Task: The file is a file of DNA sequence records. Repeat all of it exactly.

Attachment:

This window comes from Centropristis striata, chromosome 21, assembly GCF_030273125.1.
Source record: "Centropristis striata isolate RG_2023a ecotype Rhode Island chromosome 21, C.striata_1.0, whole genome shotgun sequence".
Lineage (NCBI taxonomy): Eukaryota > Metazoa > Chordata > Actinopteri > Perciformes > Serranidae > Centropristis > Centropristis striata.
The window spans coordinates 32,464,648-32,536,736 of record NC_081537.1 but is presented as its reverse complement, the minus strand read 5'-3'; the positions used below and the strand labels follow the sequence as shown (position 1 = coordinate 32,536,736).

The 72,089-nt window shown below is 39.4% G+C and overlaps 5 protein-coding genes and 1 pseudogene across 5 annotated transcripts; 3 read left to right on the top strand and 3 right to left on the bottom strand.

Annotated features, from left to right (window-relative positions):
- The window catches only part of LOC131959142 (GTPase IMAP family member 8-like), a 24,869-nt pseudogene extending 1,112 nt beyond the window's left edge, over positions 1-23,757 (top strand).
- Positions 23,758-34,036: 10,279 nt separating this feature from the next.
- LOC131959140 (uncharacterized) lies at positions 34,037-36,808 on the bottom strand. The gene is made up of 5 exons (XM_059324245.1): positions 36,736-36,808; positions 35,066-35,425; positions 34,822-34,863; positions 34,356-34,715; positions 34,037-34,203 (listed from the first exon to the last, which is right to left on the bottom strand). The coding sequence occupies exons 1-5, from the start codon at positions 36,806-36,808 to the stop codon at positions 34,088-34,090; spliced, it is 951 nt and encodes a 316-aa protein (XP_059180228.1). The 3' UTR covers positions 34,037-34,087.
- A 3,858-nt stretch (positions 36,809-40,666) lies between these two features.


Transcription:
This window comes from Centropristis striata, chromosome 21, assembly GCF_030273125.1.
Source record: "Centropristis striata isolate RG_2023a ecotype Rhode Island chromosome 21, C.striata_1.0, whole genome shotgun sequence".
Lineage (NCBI taxonomy): Eukaryota > Metazoa > Chordata > Actinopteri > Perciformes > Serranidae > Centropristis > Centropristis striata.
The window spans coordinates 32,464,648-32,536,736 of record NC_081537.1 but is presented as its reverse complement, the minus strand read 5'-3'; the positions used below and the strand labels follow the sequence as shown (position 1 = coordinate 32,536,736).

The 72,089-nt window shown below is 39.4% G+C and overlaps 5 protein-coding genes and 1 pseudogene across 5 annotated transcripts; 3 read left to right on the top strand and 3 right to left on the bottom strand.

Annotated features, from left to right (window-relative positions):
- The window catches only part of LOC131959142 (GTPase IMAP family member 8-like), a 24,869-nt pseudogene extending 1,112 nt beyond the window's left edge, over positions 1-23,757 (top strand).
- Positions 23,758-34,036: 10,279 nt separating this feature from the next.
- LOC131959140 (uncharacterized) lies at positions 34,037-36,808 on the bottom strand. The gene is made up of 5 exons (XM_059324245.1): positions 36,736-36,808; positions 35,066-35,425; positions 34,822-34,863; positions 34,356-34,715; positions 34,037-34,203 (listed from the first exon to the last, which is right to left on the bottom strand). The coding sequence occupies exons 1-5, from the start codon at positions 36,806-36,808 to the stop codon at positions 34,088-34,090; spliced, it is 951 nt and encodes a 316-aa protein (XP_059180228.1). The 3' UTR covers positions 34,037-34,087.
- A 3,858-nt stretch (positions 36,809-40,666) lies between these two features.